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The first installment of this article series discussed the need to verify SPICE model accuracy and how to measure the open- and closed-loop small-signal AC output impedance of operational amplifier (op amp) models. Here in part 2, I’ll explain how to verify the parameters of an op amp that define its small-signal bandwidth or frequency response while the op amp is in its linear operating region: open-loop gain/phase (Aol), closed-loop gain (Acl) and small-signal step response.

**Open-loop gain/phase – Aol**

Aol is the gain stage that acts on the differential signal applied to the op amp input pins and is undoubtedly the most fundamental parameter of any op amp. It affects nearly all aspects of small-signal or linear operation, including gain-bandwidth product, stability response, rise and fall time, settling time, and even input offset voltage. In essence, Aol is what makes an amplifier an amplifier. To reiterate a point from the first installment in this series, Aol interacts with the open-loop small-signal output impedance (Zo) across frequency to create the op amp’s overall AC response.

Let’s return to our simplified small-signal open-loop model of an op amp from part 1, shown in **Figure 1**.

Figure 1

In this model, a differential input signal (Ve) develops across the op amp’s input resistance (Rdiff). Aol amplifies Ve to generate the ideal output voltage (Vo), which flows through Zo before appearing at the output pin (Vout).

As implied earlier, Aol is not simply an ideal gain block that behaves the same at all frequencies. In practice, real-world limitations and choices of modern op amp design cause most products to exhibit an Aol response with predictable gain and phase components, as shown in **Figure 2**. Both gain and phase curves are represented on the same set of axes, with the gain curve labeled G and the phase curve labeled φ.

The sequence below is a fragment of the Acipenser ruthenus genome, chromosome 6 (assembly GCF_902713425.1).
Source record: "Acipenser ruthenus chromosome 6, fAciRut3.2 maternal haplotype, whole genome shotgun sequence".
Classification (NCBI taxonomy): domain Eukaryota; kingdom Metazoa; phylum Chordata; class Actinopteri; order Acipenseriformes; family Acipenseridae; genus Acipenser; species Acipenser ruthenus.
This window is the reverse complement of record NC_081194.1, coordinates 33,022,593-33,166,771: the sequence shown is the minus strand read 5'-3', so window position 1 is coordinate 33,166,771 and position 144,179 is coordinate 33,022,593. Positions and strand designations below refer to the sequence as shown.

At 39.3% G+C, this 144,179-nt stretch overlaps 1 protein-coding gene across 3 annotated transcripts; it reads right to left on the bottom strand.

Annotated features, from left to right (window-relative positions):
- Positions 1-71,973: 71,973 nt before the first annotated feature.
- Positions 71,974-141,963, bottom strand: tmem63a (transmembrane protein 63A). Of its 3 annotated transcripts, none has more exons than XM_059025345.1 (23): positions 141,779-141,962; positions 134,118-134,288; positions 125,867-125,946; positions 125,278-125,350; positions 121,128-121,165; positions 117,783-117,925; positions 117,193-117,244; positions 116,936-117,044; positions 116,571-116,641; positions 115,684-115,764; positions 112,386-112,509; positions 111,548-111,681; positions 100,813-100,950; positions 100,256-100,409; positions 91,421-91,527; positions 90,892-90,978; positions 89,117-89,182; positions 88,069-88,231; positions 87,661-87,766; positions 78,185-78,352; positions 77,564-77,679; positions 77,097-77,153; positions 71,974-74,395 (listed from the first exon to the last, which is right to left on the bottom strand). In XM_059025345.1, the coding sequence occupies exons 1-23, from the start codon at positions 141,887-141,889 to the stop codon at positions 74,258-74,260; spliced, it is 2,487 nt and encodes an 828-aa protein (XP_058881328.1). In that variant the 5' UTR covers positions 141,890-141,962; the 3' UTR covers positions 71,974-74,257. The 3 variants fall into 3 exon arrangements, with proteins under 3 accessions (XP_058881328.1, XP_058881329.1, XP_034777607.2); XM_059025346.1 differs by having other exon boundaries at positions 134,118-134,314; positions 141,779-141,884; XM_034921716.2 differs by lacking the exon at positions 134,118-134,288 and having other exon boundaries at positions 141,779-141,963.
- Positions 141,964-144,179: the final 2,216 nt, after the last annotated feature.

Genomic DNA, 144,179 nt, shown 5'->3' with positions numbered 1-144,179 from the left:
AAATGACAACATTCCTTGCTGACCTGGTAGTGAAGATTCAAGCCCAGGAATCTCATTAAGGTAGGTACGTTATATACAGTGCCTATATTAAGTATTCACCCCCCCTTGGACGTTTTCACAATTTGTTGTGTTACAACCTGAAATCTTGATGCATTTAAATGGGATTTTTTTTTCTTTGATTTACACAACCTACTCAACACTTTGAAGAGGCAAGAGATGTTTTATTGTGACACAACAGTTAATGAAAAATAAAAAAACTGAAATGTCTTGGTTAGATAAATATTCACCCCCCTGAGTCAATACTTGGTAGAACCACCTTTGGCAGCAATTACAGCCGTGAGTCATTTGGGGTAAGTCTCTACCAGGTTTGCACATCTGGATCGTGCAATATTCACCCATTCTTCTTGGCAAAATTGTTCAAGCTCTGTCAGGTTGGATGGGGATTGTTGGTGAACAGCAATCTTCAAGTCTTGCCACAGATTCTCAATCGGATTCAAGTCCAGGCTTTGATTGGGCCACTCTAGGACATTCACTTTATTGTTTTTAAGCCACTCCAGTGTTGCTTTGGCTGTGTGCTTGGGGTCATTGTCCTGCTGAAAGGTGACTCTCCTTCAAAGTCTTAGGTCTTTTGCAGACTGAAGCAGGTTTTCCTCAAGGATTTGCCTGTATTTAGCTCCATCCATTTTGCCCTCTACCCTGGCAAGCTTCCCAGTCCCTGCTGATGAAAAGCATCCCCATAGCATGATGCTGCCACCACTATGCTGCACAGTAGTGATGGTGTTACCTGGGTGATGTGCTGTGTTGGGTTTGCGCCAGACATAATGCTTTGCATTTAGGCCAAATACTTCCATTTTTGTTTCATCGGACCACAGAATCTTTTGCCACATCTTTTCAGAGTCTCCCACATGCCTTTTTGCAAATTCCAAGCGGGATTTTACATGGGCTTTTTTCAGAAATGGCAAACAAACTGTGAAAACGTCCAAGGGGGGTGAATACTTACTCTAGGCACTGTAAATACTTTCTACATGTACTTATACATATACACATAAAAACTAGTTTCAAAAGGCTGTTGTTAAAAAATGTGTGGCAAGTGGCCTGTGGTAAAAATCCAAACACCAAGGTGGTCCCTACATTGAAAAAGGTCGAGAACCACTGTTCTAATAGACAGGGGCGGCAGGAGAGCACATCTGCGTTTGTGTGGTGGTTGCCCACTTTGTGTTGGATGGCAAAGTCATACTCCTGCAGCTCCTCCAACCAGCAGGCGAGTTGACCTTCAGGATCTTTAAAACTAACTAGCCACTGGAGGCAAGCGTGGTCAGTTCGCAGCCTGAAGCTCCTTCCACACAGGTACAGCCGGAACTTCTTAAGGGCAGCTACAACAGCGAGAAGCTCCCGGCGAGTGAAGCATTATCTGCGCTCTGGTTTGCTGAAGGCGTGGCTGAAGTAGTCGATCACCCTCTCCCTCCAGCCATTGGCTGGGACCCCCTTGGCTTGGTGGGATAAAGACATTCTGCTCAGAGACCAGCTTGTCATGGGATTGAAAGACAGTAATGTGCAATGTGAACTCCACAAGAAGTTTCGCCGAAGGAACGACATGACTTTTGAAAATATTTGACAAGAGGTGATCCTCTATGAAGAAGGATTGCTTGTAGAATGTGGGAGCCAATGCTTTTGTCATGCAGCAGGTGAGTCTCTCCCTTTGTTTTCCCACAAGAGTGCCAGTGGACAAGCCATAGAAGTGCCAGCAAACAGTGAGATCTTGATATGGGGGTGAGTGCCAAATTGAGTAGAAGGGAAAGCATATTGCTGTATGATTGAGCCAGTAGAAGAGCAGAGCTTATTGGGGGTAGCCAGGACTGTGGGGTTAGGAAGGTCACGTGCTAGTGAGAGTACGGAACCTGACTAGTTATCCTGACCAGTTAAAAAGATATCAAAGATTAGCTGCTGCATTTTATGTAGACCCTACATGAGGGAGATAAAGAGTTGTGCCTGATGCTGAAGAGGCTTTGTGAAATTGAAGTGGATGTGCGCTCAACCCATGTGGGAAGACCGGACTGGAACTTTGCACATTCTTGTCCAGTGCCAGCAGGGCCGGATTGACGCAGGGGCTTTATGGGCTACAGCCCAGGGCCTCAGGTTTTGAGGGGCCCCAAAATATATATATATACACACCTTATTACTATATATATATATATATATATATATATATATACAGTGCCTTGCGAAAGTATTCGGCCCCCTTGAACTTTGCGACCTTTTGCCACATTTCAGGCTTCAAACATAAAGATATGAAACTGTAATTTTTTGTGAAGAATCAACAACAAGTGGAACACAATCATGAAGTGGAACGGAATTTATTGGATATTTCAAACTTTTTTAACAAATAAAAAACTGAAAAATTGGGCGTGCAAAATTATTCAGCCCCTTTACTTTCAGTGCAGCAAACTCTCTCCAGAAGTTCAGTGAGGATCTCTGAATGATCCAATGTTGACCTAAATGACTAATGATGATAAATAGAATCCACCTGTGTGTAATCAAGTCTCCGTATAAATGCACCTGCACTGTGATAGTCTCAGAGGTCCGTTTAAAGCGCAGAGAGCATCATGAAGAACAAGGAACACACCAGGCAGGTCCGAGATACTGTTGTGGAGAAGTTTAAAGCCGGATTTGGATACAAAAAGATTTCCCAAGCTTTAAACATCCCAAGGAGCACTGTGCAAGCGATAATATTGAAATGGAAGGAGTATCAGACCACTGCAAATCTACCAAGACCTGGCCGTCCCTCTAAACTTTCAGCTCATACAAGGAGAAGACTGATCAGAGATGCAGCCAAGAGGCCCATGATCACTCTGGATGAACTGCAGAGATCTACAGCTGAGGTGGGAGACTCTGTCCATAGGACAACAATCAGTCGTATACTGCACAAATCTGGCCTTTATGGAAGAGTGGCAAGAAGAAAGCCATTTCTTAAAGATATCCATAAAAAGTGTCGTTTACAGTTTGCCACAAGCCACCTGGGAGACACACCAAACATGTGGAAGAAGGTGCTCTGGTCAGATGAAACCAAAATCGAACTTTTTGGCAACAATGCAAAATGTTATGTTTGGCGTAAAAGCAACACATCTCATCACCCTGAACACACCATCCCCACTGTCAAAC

Figure 2

To better analyze the characteristics of open-loop gain, let’s divide **Figure 2** into three distinct regions, as shown in **Figure 3**.

Figure 3

The first region is the low-frequency region, highlighted in red. In this region, the gain and phase components are both fairly constant. An op amp operating on signals at these low frequencies is as close as possible to ideal, with a very large maximum gain (usually >100dB or 100,000V/V) and no serious concerns in terms of stability.

The low-frequency region ends at a point in frequency known as the dominant pole (fp1). At this frequency, a pole placed in Aol by design causes the gain and phase curves to change. Right at fp1, the gain reduces by −3dB and the phase shifts by −45 degrees. After fp1, the gain continues to roll off at −20dB per decade and the phase shifts by a total of -90 degrees before remaining constant.

Let’s call this second region the roll-off region, highlighted in green; it is in this region where op amps most commonly operate. In the roll-off region, it’s possible to configure op amps with negative feedback for stable operation with various amounts of closed-loop gain (Acl), as long as the desired Acl is less than Aol at that frequency.